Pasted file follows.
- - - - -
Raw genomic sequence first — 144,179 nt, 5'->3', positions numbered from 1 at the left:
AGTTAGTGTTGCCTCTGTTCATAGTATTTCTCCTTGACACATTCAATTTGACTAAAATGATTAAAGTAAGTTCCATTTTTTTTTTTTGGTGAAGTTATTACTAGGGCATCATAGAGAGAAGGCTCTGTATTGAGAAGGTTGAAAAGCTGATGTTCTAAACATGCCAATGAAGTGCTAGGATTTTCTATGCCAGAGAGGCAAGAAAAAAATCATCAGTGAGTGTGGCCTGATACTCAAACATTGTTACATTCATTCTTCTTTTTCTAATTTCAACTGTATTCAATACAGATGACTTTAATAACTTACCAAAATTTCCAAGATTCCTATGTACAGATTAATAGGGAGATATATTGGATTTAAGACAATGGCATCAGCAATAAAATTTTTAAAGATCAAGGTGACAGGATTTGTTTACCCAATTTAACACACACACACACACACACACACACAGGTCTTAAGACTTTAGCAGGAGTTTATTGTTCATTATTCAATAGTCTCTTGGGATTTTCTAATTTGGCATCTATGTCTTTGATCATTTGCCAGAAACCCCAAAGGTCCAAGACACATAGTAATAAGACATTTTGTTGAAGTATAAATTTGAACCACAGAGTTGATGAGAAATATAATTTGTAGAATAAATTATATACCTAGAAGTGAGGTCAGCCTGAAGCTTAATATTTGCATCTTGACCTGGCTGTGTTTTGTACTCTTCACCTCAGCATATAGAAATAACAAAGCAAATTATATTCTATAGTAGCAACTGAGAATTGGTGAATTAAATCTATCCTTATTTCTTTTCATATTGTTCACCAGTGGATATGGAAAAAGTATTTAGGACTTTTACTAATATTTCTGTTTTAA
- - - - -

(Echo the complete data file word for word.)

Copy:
Raw genomic sequence first — 144,179 nt, 5'->3', positions numbered from 1 at the left:
AGTTAGTGTTGCCTCTGTTCATAGTATTTCTCCTTGACACATTCAATTTGACTAAAATGATTAAAGTAAGTTCCATTTTTTTTTTTTGGTGAAGTTATTACTAGGGCATCATAGAGAGAAGGCTCTGTATTGAGAAGGTTGAAAAGCTGATGTTCTAAACATGCCAATGAAGTGCTAGGATTTTCTATGCCAGAGAGGCAAGAAAAAAATCATCAGTGAGTGTGGCCTGATACTCAAACATTGTTACATTCATTCTTCTTTTTCTAATTTCAACTGTATTCAATACAGATGACTTTAATAACTTACCAAAATTTCCAAGATTCCTATGTACAGATTAATAGGGAGATATATTGGATTTAAGACAATGGCATCAGCAATAAAATTTTTAAAGATCAAGGTGACAGGATTTGTTTACCCAATTTAACACACACACACACACACACACACACAGGTCTTAAGACTTTAGCAGGAGTTTATTGTTCATTATTCAATAGTCTCTTGGGATTTTCTAATTTGGCATCTATGTCTTTGATCATTTGCCAGAAACCCCAAAGGTCCAAGACACATAGTAATAAGACATTTTGTTGAAGTATAAATTTGAACCACAGAGTTGATGAGAAATATAATTTGTAGAATAAATTATATACCTAGAAGTGAGGTCAGCCTGAAGCTTAATATTTGCATCTTGACCTGGCTGTGTTTTGTACTCTTCACCTCAGCATATAGAAATAACAAAGCAAATTATATTCTATAGTAGCAACTGAGAATTGGTGAATTAAATCTATCCTTATTTCTTTTCATATTGTTCACCAGTGGATATGGAAAAAGTATTTAGGACTTTTACTAATATTTCTGTTTTAA